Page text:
Famous people with a cleft

  • Tom Brokaw
  • Carmit Bachar
  • E. Charlton Fortune
  • J├╝rgen Habermas
  • Wendy Harmer
  • Doc Holliday
  • Jesse Jackson
  • Stacy Keach
  • Thomas Malthus
  • Cheech Marin
  • Rita MacNeil
  • Blaise Winter
  • Jason Robards
  • Chris Fry
  • Nikki Payne
  • Eric Edgar Cooke
  • Research reported that pharaoh Tutankhamun had cleft palate [4].
  • President Abraham Lincoln's son Thomas Lincoln had cleft palate [5].

It is a popular belief Joaquin Phoenix has a cleft lip. The mark on his lip is a miniform, an almost cleft that healed itself in utero. If the tissues joined up just enough to create correct bone and muscle tissues, no corrective surgery is required, as is the case with Joaquin Phoenix.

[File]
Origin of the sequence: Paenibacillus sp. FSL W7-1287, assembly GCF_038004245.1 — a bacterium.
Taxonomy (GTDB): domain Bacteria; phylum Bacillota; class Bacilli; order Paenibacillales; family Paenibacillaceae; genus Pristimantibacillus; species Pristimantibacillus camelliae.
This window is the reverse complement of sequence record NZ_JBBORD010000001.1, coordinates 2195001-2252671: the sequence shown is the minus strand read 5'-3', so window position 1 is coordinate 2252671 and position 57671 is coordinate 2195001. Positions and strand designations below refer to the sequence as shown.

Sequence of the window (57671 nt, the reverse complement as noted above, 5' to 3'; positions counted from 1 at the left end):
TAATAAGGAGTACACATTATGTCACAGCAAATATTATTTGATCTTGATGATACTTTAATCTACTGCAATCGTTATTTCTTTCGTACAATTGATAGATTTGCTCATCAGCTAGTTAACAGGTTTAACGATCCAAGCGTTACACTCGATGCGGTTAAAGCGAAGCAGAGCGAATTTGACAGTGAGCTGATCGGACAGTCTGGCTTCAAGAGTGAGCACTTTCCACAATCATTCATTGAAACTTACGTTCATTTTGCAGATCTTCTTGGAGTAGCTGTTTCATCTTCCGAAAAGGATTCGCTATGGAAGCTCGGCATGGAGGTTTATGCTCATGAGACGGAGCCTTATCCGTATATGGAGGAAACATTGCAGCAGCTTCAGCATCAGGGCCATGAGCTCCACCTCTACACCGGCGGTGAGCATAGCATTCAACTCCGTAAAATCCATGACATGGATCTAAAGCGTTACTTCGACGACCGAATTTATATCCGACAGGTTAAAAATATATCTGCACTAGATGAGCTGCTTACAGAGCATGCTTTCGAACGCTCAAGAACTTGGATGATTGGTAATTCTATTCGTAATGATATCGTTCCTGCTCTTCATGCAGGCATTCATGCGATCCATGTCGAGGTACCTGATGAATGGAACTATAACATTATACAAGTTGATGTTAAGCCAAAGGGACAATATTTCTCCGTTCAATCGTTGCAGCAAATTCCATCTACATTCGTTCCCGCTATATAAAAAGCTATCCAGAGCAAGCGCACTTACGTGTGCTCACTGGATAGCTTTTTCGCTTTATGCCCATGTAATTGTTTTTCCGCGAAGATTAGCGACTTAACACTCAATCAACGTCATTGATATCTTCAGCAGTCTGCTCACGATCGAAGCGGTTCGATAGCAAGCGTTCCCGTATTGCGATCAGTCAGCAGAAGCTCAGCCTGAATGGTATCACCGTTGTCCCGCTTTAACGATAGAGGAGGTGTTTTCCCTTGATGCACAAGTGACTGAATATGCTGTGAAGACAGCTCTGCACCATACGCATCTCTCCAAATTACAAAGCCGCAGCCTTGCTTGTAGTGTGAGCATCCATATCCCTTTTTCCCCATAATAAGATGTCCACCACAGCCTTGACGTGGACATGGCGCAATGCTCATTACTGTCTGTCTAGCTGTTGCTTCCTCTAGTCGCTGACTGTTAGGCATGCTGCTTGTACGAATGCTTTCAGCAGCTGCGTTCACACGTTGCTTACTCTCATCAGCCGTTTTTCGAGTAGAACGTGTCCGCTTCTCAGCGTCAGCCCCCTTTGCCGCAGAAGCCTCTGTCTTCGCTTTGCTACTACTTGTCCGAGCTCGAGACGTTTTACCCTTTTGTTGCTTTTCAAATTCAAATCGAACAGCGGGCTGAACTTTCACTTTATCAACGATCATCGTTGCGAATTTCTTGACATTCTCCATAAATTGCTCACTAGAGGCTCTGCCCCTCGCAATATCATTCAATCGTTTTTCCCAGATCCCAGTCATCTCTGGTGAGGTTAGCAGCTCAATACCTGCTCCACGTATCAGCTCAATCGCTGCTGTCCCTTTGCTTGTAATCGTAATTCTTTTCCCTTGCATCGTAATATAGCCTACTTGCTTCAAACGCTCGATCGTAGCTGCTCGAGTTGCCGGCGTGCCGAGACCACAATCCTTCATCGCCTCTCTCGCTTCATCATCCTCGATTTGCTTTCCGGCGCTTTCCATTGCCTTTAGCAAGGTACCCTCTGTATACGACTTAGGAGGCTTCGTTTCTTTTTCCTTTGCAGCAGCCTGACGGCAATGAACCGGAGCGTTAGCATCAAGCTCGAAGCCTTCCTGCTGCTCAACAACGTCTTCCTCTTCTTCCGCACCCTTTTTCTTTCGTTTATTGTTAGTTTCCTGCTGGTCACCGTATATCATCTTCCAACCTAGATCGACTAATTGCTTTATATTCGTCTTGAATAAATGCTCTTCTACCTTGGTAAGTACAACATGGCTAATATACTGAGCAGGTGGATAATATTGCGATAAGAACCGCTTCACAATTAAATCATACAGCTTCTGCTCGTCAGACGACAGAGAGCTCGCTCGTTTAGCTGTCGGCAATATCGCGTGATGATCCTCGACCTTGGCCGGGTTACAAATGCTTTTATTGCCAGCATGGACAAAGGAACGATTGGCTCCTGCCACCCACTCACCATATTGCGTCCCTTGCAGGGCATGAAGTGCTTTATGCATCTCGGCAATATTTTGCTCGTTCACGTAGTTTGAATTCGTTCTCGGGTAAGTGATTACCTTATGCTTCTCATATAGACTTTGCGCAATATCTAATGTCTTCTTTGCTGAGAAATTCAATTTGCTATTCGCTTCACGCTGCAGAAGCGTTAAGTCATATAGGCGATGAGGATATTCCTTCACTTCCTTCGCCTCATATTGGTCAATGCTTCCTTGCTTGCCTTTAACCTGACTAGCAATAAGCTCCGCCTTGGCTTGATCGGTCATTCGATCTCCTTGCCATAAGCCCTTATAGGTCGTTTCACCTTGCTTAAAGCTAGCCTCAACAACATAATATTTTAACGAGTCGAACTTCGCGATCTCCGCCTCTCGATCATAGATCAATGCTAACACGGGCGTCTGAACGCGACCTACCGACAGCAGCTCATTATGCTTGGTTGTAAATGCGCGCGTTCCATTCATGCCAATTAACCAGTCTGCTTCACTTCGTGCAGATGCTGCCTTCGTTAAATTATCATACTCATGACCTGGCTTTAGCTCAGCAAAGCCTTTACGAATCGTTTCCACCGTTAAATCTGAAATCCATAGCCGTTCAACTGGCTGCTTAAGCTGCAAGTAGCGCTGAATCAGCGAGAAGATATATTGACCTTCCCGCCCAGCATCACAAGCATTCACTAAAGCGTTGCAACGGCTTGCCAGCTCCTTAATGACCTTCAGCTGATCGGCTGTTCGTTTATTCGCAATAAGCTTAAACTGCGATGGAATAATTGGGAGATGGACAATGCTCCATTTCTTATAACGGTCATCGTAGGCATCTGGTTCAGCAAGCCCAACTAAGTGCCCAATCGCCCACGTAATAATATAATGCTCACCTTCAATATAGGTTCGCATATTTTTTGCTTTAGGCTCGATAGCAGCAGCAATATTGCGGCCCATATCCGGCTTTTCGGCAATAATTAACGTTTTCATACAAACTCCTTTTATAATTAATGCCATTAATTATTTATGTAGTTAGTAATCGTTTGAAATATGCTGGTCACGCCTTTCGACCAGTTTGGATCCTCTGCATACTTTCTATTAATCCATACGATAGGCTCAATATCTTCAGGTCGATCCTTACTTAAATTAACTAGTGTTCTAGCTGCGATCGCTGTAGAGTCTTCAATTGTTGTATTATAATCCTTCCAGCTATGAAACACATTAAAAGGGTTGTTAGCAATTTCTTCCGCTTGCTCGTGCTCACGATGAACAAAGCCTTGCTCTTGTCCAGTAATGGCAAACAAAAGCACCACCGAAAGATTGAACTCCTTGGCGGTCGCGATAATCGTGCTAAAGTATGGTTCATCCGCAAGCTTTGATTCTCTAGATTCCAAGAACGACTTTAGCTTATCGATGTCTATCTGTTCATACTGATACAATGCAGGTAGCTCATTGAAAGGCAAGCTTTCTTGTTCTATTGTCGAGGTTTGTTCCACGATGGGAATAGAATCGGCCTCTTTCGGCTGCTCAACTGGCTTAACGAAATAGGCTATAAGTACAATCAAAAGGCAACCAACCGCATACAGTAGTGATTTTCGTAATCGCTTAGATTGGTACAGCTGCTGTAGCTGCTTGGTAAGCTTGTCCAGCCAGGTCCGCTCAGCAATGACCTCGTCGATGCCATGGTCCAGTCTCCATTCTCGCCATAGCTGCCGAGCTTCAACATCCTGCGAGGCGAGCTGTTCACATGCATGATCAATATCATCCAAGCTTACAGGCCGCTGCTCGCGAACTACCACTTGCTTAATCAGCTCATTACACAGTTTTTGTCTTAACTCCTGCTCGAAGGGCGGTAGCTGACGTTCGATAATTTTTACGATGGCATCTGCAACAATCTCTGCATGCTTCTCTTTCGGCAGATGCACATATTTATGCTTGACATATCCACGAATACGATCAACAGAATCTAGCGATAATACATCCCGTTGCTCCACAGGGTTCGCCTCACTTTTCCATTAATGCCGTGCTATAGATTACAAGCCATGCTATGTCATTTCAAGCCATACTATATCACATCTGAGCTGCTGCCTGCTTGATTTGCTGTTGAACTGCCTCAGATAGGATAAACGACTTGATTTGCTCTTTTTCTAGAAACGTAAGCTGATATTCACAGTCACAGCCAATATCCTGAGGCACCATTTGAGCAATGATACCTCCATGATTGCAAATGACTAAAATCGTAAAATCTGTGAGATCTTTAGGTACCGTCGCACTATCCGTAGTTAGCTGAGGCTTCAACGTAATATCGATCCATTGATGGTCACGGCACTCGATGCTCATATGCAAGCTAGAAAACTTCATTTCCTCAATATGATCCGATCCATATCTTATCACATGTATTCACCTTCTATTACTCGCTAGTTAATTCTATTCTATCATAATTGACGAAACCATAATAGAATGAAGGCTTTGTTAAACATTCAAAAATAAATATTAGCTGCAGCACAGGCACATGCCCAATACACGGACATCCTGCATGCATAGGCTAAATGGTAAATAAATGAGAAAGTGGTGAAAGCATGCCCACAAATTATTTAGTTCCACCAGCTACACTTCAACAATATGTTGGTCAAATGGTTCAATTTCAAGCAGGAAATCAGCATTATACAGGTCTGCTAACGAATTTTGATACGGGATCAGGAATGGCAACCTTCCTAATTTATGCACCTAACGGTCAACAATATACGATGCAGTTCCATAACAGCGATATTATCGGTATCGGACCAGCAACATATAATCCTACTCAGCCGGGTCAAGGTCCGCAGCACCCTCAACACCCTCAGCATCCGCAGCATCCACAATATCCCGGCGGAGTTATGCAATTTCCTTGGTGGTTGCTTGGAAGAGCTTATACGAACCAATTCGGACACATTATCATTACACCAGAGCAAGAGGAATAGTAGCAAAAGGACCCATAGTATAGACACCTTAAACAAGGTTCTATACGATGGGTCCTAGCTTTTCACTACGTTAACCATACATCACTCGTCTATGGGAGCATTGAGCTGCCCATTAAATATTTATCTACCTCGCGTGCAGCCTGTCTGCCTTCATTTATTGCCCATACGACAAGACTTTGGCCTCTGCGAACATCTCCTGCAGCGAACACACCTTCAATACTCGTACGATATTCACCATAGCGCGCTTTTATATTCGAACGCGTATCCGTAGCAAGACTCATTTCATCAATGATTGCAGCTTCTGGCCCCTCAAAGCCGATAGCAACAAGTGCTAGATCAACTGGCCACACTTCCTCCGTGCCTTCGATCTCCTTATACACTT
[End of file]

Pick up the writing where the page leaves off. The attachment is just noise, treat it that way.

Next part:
Cleft lip and palate in animals

Cleft lips and palates are occasionally seen in dogs and rarely in cats and ferrets. Most commonly, the defect involves the lip, rhinarium, and premaxilla. Clefts of the hard and soft palate are sometimes seen with a cleft lip. Difficulty with nursing is the most common problem associated with clefts, but aspiration pneumonia may be seen with a cleft palate. Providing nutrition through a feeding tube is often necessary, but corrective surgery can be done by the age of twelve weeks. Brachycephalic dogs such as Boxers and Boston Terriers are most commonly affected.[1]

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Cleft lip in a Boxer
3671-180px-cleft-lip-in-boxer-2-cleft-palate.jpg
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Cleft lip in a Boxer with premaxillary involvement


Resources



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July 23, 2014



Page Updated: July 22, 2006